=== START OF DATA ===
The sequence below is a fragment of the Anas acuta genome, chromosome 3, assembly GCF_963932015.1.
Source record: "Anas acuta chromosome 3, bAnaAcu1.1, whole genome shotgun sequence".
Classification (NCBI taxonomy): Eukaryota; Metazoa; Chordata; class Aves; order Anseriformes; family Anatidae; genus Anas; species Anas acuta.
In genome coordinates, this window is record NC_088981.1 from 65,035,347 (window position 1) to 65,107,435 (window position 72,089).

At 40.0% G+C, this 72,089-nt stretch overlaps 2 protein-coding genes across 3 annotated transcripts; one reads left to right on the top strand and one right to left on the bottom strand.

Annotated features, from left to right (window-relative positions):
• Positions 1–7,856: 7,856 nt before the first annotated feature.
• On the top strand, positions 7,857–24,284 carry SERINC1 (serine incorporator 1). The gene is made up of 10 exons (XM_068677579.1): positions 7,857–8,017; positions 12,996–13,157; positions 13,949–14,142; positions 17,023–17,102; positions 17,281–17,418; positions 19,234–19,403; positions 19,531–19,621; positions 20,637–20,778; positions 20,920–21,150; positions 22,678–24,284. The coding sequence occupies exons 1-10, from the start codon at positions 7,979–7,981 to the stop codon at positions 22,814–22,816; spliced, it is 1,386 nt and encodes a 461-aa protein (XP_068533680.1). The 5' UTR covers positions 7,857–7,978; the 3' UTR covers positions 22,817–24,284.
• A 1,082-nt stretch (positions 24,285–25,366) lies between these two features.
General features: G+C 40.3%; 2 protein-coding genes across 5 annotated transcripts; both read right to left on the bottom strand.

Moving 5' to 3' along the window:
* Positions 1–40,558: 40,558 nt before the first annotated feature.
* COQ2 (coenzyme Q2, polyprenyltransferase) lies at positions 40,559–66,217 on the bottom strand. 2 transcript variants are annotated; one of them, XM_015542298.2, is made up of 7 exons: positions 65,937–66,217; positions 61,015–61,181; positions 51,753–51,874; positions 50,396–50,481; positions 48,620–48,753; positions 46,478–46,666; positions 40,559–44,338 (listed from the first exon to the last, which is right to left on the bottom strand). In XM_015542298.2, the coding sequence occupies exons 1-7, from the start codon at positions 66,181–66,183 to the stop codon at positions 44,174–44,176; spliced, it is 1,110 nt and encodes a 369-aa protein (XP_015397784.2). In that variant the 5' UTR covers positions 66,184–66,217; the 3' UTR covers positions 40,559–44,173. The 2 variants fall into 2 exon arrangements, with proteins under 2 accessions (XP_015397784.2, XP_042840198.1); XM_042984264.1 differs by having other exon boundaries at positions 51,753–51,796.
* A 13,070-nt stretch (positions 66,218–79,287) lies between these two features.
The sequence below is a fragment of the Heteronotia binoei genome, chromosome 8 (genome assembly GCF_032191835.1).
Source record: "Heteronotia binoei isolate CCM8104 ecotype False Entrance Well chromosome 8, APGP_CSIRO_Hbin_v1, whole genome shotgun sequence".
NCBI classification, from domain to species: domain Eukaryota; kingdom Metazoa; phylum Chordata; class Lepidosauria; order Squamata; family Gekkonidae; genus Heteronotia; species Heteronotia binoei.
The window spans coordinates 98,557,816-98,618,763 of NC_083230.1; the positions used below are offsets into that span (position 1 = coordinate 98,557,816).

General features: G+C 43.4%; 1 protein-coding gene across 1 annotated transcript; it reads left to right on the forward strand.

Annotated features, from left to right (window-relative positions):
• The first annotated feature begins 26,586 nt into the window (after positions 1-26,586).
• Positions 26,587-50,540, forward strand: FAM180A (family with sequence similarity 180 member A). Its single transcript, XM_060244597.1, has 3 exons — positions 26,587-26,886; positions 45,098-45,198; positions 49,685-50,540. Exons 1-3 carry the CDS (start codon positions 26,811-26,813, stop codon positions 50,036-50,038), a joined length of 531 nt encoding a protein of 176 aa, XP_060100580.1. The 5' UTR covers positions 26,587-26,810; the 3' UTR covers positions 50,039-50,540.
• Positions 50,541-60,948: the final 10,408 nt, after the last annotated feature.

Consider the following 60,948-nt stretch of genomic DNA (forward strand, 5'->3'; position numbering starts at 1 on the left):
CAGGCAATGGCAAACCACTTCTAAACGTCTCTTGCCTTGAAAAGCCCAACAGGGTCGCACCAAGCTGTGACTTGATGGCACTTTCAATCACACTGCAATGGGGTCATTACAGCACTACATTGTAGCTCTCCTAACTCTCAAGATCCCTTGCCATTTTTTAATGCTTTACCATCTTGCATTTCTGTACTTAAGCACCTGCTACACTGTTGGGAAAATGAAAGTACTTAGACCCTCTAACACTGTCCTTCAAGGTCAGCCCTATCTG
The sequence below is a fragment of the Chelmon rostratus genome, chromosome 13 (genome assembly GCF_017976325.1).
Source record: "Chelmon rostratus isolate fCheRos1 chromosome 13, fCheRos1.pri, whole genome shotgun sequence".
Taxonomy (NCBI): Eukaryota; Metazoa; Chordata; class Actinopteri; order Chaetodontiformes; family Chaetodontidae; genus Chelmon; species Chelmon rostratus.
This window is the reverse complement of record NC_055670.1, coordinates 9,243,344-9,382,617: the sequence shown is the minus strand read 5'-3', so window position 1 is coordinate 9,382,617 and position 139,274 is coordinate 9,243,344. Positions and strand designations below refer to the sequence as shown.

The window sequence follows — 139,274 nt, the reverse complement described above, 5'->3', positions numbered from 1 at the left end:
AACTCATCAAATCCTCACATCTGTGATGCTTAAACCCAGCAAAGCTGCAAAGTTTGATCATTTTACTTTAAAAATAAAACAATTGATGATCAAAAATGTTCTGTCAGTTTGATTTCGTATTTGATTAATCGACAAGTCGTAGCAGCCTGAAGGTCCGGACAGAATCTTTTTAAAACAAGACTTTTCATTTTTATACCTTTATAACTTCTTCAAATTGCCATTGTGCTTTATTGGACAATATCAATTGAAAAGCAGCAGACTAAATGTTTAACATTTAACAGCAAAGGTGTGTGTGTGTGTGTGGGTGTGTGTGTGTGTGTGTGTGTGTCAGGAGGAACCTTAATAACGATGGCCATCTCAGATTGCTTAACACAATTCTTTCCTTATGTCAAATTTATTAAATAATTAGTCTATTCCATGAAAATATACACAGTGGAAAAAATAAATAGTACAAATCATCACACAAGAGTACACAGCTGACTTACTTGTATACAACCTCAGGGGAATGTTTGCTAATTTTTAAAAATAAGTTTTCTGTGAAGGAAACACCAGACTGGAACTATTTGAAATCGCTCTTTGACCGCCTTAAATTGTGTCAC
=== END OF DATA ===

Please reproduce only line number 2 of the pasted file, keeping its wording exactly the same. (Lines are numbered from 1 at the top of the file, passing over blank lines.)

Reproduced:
Source record: "Anas acuta chromosome 3, bAnaAcu1.1, whole genome shotgun sequence".